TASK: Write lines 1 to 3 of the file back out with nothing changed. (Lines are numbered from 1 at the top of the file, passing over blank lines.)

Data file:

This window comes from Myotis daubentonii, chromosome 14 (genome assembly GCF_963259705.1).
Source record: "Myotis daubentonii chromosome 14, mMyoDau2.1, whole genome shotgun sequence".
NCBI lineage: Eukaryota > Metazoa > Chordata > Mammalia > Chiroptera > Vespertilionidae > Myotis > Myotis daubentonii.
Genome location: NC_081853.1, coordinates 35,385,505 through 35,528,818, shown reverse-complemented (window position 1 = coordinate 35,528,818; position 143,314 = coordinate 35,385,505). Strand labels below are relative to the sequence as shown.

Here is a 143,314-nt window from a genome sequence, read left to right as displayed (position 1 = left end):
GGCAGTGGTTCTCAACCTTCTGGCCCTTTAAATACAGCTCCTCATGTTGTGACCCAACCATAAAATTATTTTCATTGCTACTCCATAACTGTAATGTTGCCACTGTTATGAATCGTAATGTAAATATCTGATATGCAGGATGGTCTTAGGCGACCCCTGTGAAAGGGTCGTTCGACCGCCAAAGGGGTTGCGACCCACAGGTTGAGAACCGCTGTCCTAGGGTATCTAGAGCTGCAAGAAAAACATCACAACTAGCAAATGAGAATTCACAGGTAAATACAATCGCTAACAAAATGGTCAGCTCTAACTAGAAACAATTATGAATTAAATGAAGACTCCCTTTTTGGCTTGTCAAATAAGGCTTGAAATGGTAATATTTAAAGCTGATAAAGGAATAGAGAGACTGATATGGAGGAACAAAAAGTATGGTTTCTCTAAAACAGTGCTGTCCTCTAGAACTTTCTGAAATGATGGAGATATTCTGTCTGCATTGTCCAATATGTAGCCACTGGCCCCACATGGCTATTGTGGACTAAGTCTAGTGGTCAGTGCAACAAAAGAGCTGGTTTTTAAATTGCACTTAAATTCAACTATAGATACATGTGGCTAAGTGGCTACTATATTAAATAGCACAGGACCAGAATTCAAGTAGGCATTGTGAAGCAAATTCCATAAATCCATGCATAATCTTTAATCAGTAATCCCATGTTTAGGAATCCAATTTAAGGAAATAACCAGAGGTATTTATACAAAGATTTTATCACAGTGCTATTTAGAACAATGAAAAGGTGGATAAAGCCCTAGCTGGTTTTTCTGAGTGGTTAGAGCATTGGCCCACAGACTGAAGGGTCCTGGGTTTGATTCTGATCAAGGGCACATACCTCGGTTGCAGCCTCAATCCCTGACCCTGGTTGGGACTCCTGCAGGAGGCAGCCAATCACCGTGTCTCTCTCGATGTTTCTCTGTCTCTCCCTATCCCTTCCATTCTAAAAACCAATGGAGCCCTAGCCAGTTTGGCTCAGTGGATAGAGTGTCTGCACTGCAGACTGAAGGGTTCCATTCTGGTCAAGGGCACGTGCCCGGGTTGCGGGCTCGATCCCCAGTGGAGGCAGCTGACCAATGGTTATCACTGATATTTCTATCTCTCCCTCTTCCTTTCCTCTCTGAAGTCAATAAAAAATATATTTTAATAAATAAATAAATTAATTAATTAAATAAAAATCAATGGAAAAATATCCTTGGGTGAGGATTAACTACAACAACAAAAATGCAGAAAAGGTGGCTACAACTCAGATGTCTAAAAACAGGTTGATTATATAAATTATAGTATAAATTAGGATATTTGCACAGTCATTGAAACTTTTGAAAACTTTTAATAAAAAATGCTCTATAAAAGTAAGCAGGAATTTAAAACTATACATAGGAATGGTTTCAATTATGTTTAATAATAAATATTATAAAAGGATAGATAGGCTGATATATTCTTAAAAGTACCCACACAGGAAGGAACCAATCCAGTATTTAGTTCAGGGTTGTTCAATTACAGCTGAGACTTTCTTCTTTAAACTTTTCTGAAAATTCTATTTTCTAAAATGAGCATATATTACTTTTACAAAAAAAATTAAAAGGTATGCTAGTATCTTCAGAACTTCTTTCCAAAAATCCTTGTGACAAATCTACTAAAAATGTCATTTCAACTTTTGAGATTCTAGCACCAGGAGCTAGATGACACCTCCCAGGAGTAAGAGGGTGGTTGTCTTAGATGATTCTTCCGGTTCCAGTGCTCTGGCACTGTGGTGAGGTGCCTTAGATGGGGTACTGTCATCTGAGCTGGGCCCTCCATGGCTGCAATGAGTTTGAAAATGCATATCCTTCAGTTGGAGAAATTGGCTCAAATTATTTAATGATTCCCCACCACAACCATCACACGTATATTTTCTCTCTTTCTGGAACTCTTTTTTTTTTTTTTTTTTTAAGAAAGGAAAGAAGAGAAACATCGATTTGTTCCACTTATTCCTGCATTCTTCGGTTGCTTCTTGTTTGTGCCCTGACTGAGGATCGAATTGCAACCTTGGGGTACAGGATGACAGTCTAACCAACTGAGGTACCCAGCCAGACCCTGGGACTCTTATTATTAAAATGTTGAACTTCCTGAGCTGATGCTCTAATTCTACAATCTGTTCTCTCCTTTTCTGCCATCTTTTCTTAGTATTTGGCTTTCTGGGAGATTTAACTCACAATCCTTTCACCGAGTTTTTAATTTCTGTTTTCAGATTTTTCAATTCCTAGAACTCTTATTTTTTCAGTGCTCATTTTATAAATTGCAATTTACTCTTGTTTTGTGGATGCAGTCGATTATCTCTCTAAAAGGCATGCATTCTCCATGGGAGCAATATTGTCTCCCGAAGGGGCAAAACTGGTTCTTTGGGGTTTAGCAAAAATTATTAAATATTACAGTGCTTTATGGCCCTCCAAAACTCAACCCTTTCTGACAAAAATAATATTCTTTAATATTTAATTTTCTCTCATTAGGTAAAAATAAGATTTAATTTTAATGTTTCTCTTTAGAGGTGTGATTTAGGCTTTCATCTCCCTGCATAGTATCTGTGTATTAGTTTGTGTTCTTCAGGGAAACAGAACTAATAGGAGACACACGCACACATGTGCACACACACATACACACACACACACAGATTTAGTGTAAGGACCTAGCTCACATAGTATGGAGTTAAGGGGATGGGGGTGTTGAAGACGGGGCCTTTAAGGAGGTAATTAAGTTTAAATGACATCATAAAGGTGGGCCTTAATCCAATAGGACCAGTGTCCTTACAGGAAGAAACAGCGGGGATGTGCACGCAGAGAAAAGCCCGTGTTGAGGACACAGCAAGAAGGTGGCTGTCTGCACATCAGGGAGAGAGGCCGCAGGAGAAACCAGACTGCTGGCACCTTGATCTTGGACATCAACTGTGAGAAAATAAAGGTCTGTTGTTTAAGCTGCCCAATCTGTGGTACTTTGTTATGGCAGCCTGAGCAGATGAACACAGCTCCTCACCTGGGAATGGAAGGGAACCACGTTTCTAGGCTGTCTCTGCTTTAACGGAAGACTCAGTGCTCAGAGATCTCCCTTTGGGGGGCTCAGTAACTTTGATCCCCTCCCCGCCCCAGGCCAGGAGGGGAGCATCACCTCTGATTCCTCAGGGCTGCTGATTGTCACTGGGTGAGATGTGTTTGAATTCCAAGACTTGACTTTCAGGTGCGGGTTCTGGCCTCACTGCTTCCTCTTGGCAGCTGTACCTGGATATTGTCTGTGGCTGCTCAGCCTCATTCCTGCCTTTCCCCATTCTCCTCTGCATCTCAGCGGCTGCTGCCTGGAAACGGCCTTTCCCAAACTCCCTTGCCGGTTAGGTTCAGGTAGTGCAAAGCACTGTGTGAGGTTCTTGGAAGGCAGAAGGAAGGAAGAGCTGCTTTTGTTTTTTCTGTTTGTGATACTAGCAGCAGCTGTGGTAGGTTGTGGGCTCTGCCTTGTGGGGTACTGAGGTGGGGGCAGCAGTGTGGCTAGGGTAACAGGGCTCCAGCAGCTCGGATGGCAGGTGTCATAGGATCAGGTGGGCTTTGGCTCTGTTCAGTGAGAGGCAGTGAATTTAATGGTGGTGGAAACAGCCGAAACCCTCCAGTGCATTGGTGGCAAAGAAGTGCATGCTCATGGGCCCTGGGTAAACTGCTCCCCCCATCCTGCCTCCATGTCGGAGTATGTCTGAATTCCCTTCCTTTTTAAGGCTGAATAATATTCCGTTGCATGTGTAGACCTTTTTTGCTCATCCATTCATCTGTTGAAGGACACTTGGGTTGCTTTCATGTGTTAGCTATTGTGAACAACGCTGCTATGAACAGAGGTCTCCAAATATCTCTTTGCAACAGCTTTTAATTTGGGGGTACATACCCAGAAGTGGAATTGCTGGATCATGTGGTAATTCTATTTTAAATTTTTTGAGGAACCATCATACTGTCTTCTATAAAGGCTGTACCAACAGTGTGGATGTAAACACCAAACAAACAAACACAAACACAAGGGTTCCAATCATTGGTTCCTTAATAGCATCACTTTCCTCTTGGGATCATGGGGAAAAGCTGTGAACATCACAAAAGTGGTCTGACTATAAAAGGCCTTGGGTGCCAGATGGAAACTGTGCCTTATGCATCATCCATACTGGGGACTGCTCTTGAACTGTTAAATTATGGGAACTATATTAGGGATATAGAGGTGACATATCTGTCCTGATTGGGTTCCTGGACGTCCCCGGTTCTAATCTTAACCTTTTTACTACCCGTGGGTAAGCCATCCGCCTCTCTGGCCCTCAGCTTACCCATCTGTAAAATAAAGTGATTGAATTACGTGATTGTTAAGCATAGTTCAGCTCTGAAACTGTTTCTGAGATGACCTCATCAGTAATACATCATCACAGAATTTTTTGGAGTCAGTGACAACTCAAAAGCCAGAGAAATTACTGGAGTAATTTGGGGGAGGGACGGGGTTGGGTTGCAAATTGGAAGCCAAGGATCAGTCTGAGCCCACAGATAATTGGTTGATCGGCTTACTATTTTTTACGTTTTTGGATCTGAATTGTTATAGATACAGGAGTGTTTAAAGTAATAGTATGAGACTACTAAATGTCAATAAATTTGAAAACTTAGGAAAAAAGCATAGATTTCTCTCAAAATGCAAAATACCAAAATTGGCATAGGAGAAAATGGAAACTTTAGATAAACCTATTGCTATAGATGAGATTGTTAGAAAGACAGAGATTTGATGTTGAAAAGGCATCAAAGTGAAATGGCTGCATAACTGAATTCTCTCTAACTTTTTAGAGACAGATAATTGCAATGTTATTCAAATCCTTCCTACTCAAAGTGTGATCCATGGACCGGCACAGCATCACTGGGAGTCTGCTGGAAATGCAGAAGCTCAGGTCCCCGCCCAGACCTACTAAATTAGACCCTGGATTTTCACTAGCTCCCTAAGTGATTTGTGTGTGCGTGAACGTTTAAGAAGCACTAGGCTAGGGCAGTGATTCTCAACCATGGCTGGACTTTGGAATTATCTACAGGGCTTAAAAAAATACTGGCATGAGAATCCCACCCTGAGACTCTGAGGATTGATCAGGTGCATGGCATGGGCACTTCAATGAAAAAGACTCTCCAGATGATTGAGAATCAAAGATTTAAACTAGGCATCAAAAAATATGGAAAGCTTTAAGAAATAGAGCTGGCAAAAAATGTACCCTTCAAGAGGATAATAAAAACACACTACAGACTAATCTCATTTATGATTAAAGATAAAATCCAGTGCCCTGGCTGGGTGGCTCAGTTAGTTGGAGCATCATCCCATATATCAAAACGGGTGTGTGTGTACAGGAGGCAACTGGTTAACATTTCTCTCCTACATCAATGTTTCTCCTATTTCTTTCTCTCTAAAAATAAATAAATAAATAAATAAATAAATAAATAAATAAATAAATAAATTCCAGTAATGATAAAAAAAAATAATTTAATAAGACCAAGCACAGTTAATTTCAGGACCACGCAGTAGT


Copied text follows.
This window comes from Myotis daubentonii, chromosome 14 (genome assembly GCF_963259705.1).
Source record: "Myotis daubentonii chromosome 14, mMyoDau2.1, whole genome shotgun sequence".
NCBI lineage: Eukaryota > Metazoa > Chordata > Mammalia > Chiroptera > Vespertilionidae > Myotis > Myotis daubentonii.